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Can I see personal information that the organisation holds on me?

You have the right under the Data Protection Act 1998 to check the

details we hold on you, we will give you access or supply a copy of

your file within 40 days of receiving your request and payment of

£10 charged for putting the arrangements in place. When you visit

our office, you will need to confirm your identity to us before you

can view the information.

If you disagree with any of the information we hold, you have the

right to ask us to delete it, change it or record your disagreement.

If you feel we have not acted reasonably or if we refuse to change

information you feel is incorrect, you have the right to make a

complaint to us. The leaflet ‘Making a complaint’ gives details of

how this can be done.

Will my information be kept confidential?

We treat all information you give us about yourself and your family

as confidential. We make sure that the information held on our

computer system is accurate, relevant and necessary and keep

access to it secure by using a password system.

We will not provide information to others about individual residents,

including present or former tenants, without permission unless:

• there is a life-threatening situation and we believe passing on

the information is likely to prevent loss of life, serious injury or

risk to health

• it may prevent or assist with detecting a crime

• we have a legal obligation to provide the information

• or to third parities who will assist us in providing a housing

management service.

Anti-social behaviour

Noise – always be thoughtful of your neighbours to avoid disturbing

them. Remember that however good your favourite music or TV

programme is, your neighbours may not want to hear it.

Children – if you have children, you are responsible for their

behaviour in and around your home or on the estate where you live.

We get lots of complaints about the damage children cause when

playing, particularly ball games so try to be aware of what they are

doing. If your children are not playing in your garden or outside your

own house, they may be causing a nuisance somewhere else.

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Visitors – you are responsible for all visitors to your property. If your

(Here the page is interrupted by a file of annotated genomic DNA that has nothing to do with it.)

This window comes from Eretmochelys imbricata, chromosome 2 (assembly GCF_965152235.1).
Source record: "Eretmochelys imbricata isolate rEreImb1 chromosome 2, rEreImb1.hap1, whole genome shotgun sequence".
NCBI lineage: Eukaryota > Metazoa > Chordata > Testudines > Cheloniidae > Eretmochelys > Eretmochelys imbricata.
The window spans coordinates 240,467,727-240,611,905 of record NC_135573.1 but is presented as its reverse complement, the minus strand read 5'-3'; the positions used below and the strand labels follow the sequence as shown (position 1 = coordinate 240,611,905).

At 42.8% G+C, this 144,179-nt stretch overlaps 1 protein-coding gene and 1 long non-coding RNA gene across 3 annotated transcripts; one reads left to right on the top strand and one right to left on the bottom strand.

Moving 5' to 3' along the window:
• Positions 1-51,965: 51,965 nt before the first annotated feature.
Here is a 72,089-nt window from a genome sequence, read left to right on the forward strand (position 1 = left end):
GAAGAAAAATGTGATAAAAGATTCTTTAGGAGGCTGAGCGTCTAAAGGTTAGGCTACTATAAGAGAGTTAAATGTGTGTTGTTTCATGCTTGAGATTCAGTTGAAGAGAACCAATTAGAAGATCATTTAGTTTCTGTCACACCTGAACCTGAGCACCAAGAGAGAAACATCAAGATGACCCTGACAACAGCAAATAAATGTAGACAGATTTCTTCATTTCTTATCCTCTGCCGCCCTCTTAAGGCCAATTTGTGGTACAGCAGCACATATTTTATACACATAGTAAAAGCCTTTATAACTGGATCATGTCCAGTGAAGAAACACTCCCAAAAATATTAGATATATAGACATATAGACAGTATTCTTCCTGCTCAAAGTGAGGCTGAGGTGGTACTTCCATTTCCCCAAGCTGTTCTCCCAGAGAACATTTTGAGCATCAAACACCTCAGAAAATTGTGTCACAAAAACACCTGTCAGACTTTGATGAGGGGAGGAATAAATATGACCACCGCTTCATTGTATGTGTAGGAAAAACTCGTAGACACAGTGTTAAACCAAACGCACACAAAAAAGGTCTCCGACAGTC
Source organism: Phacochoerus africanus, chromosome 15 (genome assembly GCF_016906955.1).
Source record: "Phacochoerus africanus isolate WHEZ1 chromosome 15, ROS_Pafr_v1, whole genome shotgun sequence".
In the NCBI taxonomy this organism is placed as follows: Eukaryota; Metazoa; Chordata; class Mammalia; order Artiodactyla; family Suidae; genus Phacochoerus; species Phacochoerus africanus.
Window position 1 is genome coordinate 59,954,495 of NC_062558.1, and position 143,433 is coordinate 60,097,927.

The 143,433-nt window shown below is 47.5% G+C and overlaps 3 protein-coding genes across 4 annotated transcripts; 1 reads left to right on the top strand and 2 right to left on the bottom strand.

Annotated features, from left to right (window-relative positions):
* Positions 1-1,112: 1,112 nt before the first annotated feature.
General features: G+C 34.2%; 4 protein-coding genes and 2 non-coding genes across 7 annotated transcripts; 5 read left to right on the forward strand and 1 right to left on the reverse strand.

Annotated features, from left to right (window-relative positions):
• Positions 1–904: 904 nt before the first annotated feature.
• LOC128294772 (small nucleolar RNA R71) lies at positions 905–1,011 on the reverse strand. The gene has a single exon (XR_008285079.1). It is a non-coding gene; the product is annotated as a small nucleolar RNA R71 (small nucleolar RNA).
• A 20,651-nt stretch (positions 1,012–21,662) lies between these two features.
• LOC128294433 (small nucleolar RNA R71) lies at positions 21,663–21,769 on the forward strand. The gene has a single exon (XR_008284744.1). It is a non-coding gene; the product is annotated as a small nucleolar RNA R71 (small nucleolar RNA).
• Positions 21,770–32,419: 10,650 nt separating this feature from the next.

visitors arrive or leave early in the morning or late at night, please

ensure they are considerate to avoid disturbing your neighbours.

Pets – you must get our prior written permission if you wish to keep a

pet, which may be withdrawn if your pet causes a nuisance. If you

have a dog, remember that not everyone is comfortable with them

and keep it under control at all times. Always keep it on a lead in

shared areas, and if you have a back garden make sure it is secure

to prevent your dog from getting out. You must also make sure it

does not bark constantly.

Please ensure that your pets do not foul in other people’s gardens

or in the shared areas.

Neighbours – try to speak to your neighbours as early as possible

before any problem gets worse. If you feel you cannot talk to your

neighbours yourself, please contact your housing officer for further

advice on what to do.

This subject is covered more fully in the leaflet ‘Anti-social behaviour

and hate crime/incidents’, which also sets out our approach to

tackling such issues.

Help and advice

If you have any questions, need help understanding this leaflet or

would like it in another format, for example in large print, Braille or on

audio tape, please contact your local or regional office. Full details

can be found in our ‘How to contact us’ leaflet or on our website

viridianhousing.org.uk

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Arabic

تشرح لك هذه الكراسة عقد إيجارك معنا،‏ وما هي حقوقك وما هي مسؤولياتك آمستأجر.‏ إذا أردت نسخة من هذه الكراسة بلغتك

الخاصة،‏ يرجى الاتصال بمكتبك المحلي أو الإقليمي.‏

Pashto

گه تو ه ستاسې

دا معلوماتپاڼه له موږ سره ستاسې د کرايه دارۍ په اړه معلومات ورکوي او د کرايه دار پ

حقونه او مسوليتونه بيانوي.‏ که غواړئ چې يو نقل يې پر خپله ژبه تر لاسه کړئ ل ط ف اً‏ له خپل ځايي يا

سيمه ييز دفتر سره تماس ونيسئ.‏

Polish

Niniejsza ulotka objaśnia warunki wynajmu mieszkania z naszej organizacji oraz prawa i

obowiązki mieszkańców. Jeżeli chcieliby Państwo otrzymać tą ulotkę w języku polskim,

prosimy o kontakt z lokalnym lub regionalnym biurem.

Russian

В данной листовке объясняются условия найма вашего жилья, а также ваши права и

обязанности в качестве квартиросъемщика. Если вы хотите получить копию этой

листовки на вашем родном языке, обратитесь в местную или региональную

администрацию.

Somali

Waxuu buugyarahani kuu sharxayaa kiraysiga aad dhinacayaga ka leedahay, waxa

xuquuqdaadu ay yihiin iyo waxa masuuliyadahaagu ay yihiin kirayste ahaan. Haddii aad

rabto in aad buugyarahan ka hesho nuqul ku qoran luqaddaada gaarka ah fadlan la xiriir

xafiiska xaafaddaada ama gobolka.

Spanish

Este folleto explica su contrato de alquiler con nosotros, cuáles son sus derechos y cuáles

son sus deberes como inquilino. Si usted desea recibir un ejemplar de este formulario en su

propio idioma, sírvase comunicarse con su oficina local o regionaI.

Turkish

Bu yaprakçk bir kirac olarak bizimle olan kiraclğnz, hangi haklara sahip olduğunuzu ve

sorumluluklarnzn neler olduğunu izah etmektedir. Eğer bu yaprakçğn kendi dilinizde olan

bir kopyasn arzu ediyorsanz, lütfen yerel ya da bölge ofisiniz ile temasa geçiniz.

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This information has been checked by residents April 2010